beluga (bəlōˈgə) [key] or white whale, small, toothed northern whale, Delphinapterus leucas. The beluga may reach a length of 19 ft (5.8 m) and a weight of 4,400 lb (2,000 kg). It has a small, round head, with a short, broad, beaklike snout, and a flexible neck; its flippers are short, broad, and rounded, and it lacks a dorsal fin. It produces a variety of noises and is sometimes called a sea canary. The young are born with dark fur but become almost pure white in maturity. Belugas winter in the Arctic Ocean, feeding upon crustaceans, fish, and squid; they are often found in groups of several hundred individuals. They mate in spring, and in summer they enter northern rivers. The young are born after a gestation period of 14 months, one calf every second year. The beluga is hunted by the Eskimo for food and by commercial whalers for its hide, which is known as porpoise hide. Beluga is also the common name of the largest of the sturgeons. Beluga whales are classified in the phylum Chordata, subphylum Vertebrata, class Mammalia, order Cetacea, family Monodontidae.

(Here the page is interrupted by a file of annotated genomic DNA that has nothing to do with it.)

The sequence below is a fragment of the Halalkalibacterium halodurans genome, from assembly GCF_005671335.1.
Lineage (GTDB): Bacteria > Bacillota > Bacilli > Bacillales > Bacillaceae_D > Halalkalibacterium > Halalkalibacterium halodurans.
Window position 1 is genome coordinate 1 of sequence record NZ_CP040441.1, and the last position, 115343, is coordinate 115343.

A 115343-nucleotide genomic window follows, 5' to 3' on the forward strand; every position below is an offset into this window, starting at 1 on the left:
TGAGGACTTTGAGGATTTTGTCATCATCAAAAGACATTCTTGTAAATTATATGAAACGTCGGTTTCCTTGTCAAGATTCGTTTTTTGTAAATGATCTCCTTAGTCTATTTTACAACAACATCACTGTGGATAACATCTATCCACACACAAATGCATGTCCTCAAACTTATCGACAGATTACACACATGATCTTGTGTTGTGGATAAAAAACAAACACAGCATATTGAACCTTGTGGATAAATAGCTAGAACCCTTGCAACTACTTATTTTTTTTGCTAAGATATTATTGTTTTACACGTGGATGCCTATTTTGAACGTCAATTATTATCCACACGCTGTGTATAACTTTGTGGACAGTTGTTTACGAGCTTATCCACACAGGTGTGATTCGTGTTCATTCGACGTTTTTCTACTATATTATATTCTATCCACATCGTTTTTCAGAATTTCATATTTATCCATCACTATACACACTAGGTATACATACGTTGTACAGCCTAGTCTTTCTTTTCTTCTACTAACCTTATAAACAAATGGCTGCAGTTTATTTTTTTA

The Columbia Electronic Encyclopedia, 6th ed. Copyright © 2012, Columbia University Press. All rights reserved.
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